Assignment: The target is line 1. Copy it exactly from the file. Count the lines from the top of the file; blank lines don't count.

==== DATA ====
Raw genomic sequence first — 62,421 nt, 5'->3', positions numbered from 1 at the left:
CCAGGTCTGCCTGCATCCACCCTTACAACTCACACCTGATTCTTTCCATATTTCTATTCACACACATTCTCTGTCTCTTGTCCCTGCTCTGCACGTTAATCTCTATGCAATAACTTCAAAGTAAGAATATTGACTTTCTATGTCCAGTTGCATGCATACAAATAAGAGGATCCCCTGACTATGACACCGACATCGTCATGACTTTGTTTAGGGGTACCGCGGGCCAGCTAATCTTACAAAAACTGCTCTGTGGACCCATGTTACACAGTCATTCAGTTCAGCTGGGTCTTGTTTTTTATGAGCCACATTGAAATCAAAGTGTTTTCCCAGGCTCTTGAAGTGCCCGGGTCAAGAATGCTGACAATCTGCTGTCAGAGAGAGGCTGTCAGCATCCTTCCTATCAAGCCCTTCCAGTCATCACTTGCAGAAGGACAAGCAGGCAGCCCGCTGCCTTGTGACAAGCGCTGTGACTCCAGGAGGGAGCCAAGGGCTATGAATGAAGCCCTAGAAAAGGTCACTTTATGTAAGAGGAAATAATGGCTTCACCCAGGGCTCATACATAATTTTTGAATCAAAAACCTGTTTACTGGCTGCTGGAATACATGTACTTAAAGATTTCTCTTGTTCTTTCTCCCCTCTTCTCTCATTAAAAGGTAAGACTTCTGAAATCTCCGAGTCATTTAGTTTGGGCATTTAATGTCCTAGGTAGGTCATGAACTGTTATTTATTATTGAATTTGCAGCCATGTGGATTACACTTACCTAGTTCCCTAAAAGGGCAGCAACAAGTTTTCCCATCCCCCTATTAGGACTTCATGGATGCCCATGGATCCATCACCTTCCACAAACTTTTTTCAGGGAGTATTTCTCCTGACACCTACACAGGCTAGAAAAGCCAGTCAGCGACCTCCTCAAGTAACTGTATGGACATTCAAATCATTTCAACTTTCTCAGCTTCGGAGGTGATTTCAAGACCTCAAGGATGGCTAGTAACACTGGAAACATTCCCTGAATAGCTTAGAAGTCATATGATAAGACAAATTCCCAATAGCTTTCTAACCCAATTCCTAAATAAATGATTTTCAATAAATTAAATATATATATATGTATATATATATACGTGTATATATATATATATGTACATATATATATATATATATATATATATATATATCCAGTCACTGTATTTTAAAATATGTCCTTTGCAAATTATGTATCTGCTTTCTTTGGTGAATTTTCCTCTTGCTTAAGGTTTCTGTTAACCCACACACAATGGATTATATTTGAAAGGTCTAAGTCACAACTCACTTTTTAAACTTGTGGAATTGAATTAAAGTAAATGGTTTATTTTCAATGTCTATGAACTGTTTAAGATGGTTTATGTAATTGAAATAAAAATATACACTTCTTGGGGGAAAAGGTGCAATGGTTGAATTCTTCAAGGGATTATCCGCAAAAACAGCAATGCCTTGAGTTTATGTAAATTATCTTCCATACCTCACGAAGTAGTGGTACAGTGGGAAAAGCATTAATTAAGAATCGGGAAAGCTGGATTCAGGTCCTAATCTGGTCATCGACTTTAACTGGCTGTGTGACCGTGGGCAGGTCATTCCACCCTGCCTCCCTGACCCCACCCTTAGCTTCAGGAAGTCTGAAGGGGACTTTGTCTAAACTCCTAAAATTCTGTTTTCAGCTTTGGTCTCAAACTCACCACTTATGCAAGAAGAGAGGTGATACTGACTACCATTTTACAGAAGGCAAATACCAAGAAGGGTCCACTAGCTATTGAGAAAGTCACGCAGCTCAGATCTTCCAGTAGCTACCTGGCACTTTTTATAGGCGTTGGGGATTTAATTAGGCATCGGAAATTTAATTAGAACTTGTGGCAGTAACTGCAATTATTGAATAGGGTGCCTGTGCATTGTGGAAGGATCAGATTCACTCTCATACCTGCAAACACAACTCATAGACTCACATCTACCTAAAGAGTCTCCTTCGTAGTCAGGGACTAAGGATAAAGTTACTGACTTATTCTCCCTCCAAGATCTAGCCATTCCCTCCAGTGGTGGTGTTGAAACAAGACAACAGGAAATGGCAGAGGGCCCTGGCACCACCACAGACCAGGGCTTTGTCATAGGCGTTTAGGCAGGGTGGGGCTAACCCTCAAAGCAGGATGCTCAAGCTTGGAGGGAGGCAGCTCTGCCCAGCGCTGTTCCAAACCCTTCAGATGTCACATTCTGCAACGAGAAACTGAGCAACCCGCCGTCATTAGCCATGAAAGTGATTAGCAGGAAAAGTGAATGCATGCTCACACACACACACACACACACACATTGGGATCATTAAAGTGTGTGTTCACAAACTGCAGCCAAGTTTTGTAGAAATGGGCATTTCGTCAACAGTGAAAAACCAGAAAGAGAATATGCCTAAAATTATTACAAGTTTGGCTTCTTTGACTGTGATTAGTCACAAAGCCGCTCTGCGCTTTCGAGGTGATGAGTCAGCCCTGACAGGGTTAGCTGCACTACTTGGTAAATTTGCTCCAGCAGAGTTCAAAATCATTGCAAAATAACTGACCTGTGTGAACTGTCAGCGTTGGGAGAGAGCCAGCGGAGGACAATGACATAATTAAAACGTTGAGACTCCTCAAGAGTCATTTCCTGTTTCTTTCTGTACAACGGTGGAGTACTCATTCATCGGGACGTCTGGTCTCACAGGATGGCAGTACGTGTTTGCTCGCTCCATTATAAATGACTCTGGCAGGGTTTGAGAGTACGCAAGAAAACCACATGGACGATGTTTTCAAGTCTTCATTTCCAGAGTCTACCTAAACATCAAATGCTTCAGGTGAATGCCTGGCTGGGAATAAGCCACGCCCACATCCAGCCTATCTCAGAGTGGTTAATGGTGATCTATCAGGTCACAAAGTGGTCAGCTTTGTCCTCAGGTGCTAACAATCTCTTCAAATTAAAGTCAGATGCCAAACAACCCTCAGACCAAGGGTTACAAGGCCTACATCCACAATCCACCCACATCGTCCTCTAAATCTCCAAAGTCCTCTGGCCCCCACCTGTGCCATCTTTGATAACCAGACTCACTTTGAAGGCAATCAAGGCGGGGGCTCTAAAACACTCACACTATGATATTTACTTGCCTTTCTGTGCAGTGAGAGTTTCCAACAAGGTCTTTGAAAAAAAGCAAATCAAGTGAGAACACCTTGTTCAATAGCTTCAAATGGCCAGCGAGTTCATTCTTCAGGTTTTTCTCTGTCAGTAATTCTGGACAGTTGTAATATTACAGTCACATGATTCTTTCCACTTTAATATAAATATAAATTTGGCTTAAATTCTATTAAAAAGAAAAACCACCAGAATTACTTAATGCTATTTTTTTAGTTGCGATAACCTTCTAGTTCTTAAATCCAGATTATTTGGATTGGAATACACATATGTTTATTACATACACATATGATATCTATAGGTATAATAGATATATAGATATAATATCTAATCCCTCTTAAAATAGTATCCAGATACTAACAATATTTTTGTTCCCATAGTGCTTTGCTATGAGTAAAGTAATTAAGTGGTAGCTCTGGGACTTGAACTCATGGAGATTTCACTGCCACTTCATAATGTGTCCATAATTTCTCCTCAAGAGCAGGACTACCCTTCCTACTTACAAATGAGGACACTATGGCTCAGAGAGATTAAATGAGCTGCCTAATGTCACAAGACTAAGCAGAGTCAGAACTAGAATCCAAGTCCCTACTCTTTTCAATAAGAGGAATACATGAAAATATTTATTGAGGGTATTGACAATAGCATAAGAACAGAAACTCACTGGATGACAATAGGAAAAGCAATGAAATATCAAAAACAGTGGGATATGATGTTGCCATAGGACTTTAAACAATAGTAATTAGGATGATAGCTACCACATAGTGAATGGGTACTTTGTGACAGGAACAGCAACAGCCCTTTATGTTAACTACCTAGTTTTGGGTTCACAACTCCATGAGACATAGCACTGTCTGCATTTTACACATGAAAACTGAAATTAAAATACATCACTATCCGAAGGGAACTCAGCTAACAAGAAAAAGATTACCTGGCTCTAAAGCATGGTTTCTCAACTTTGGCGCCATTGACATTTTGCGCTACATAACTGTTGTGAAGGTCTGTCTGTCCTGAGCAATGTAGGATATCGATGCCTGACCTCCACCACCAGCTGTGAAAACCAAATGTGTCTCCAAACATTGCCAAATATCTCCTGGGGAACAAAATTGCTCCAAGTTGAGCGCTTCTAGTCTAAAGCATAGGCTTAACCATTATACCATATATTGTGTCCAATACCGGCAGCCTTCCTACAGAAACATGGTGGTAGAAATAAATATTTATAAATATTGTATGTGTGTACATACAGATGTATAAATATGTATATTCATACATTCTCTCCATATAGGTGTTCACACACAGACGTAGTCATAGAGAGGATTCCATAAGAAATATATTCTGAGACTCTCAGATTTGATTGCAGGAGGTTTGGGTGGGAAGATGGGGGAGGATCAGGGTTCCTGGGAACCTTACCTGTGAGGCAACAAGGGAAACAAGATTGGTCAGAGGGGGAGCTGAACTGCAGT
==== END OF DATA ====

Raw genomic sequence first — 62,421 nt, 5'->3', positions numbered from 1 at the left: